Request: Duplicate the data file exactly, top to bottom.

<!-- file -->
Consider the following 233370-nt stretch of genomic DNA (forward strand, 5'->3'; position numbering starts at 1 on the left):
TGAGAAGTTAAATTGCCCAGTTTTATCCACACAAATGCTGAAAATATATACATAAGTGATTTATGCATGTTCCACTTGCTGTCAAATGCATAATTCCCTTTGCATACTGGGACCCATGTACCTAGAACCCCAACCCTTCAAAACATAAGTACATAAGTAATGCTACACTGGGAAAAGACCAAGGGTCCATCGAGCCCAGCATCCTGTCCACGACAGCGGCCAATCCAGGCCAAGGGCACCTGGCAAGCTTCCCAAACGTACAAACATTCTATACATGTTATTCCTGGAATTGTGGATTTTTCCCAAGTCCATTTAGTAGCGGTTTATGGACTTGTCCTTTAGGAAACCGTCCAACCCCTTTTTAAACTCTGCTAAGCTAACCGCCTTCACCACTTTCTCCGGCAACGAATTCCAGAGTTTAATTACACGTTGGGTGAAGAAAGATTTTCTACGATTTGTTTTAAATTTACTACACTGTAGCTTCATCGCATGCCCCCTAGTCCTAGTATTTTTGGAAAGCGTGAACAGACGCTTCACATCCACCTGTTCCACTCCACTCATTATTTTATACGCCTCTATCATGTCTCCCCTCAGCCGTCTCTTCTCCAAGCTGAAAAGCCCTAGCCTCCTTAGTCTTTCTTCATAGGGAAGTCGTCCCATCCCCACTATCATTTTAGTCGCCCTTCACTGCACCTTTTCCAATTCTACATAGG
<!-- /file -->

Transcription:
Consider the following 233370-nt stretch of genomic DNA (forward strand, 5'->3'; position numbering starts at 1 on the left):
TGAGAAGTTAAATTGCCCAGTTTTATCCACACAAATGCTGAAAATATATACATAAGTGATTTATGCATGTTCCACTTGCTGTCAAATGCATAATTCCCTTTGCATACTGGGACCCATGTACCTAGAACCCCAACCCTTCAAAACATAAGTACATAAGTAATGCTACACTGGGAAAAGACCAAGGGTCCATCGAGCCCAGCATCCTGTCCACGACAGCGGCCAATCCAGGCCAAGGGCACCTGGCAAGCTTCCCAAACGTACAAACATTCTATACATGTTATTCCTGGAATTGTGGATTTTTCCCAAGTCCATTTAGTAGCGGTTTATGGACTTGTCCTTTAGGAAACCGTCCAACCCCTTTTTAAACTCTGCTAAGCTAACCGCCTTCACCACTTTCTCCGGCAACGAATTCCAGAGTTTAATTACACGTTGGGTGAAGAAAGATTTTCTACGATTTGTTTTAAATTTACTACACTGTAGCTTCATCGCATGCCCCCTAGTCCTAGTATTTTTGGAAAGCGTGAACAGACGCTTCACATCCACCTGTTCCACTCCACTCATTATTTTATACGCCTCTATCATGTCTCCCCTCAGCCGTCTCTTCTCCAAGCTGAAAAGCCCTAGCCTCCTTAGTCTTTCTTCATAGGGAAGTCGTCCCATCCCCACTATCATTTTAGTCGCCCTTCACTGCACCTTTTCCAATTCTACATAGG